Understanding How Bonking Occurs

Have you ever done a long bike or run training session or race and suddenly “hit the wall” or “blown up”?

There’s a sudden feeling of fatigue and low energy. Your legs feel heavy and your movement feels forced. You may feel light-headed or dizzy. You must slow down. This is bonking.

Why Does Bonking Occur?

What’s happening is that you’ve depleted the glycogen (carbohydrate stores) in your muscles and liver. If you use the analogy of glycogen as the gas in your gas tank, you’ve run out of gas.

Why does this happen? Let’s start with the fuel types available to the muscles for energy and how much energy each can provide.

The estimated energy storage for a 70-kg (154 lb) non-obese male1 is:

  • Fat: 71,640 kcal (calories)
  • Protein: 24,000 kcal
  • Carbohydrates: 1,700 kcal

The body stores a lot of energy as fat (true even if you’re a skinny person). The body uses fat as a primary fuel source during low to moderate intensities. At higher intensities, the body’s process to use fats (as free fatty acids) for energy can’t keep up with the demand for energy so your body shifts more and more to carbohydrates as the primary fuel source.

Proteins broken down into amino acids are also available as a fuel source, but they are not a preferred source and provide only a small contribution to fuel for the muscles.  Amino acids will be used more when glycogen levels are low.

Carbohydrates (stored as glycogen) are the fastest available energy source because they can be broken down quickly to provide energy. Notice that they are also the most limited. They can be depleted.

When you bonk, you’ve essentially run low on glycogen so the body is forced to use slower processes of breaking down fat (primary source) and protein to provide energy. Less energy is available so the muscles and the body slow down.

How Do You Prevent Bonking?

Ensure you have enough glycogen stores to fuel you through your training session or race. There are three important time periods to do this:

  1. Before exercise: Like a car, taking a long road trip, start your training session with a full tank of fuel by increasing your glycogen stores (ingest carbohydrates in the hours before exercise).  This is especially important if you’ve already done exercise recently and your glycogen stores are already partially depleted. See the image above.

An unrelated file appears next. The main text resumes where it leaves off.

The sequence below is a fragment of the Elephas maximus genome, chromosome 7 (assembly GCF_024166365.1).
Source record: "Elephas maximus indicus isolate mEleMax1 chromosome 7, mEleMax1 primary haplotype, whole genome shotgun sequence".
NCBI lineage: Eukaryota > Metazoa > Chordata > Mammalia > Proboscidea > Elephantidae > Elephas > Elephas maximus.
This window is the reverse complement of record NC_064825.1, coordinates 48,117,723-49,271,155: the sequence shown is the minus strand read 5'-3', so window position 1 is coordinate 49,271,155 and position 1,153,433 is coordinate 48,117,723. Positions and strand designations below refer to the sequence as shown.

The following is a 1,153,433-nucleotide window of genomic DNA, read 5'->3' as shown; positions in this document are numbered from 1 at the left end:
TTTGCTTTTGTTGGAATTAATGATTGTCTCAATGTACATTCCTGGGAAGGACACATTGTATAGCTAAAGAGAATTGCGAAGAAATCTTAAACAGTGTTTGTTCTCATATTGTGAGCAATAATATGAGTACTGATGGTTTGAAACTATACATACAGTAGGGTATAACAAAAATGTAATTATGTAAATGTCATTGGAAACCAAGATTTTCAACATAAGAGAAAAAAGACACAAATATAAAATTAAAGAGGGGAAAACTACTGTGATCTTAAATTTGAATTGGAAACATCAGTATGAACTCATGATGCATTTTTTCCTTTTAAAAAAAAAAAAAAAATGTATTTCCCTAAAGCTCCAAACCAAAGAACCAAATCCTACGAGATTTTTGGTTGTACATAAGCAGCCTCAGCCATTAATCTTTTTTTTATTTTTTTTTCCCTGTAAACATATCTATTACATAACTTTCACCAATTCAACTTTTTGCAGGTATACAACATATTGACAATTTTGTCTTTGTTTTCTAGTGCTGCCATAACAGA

2. During exercise: By consuming carbohydrates in the form of sports drinks or other sources like gels during exercise, you keep adding fuel to the tank. The challenge will be to take in enough calories to maintain energy levels without taking in too much stuff that will cause GI distress.
  3. After exercise: Consuming carbohydrates (and protein) after training will replace glycogen stores prior to your next training session. Note that if you are depleted, glycogen replenishment takes time – up to 24 hours if completely depleted assuming adequate carbohydrate intake.

I’ll explore more specifics around preventing bonking (and recovering from bonking) in my next blog post.

Happy training,


david glover headshotCoach David B. Glover, MS, CSCS has completed 28 IRONMAN distance triathlons including two sub 9 hour finishes and winning Vineman Full twice. Now, David’s passion now is helping triathlete and other endurance athletes achieve their dreams through his online triathlon education and training company, ENDURANCEWORKS. David has an MS in Exercise Physiology and is certified as a coach by USA Triathlon and USA Cycling as well as having his CSCS from NSCA. After six years of living, training and coaching in the triathlon mecca of Boulder, CO, David currently resides in Southern California.

1. Berardi, John and Ryan Andrews, The Essentials of Sport and Exercise Nutrition: Certification Manual, Precision Nutrition, 2012, p. 135

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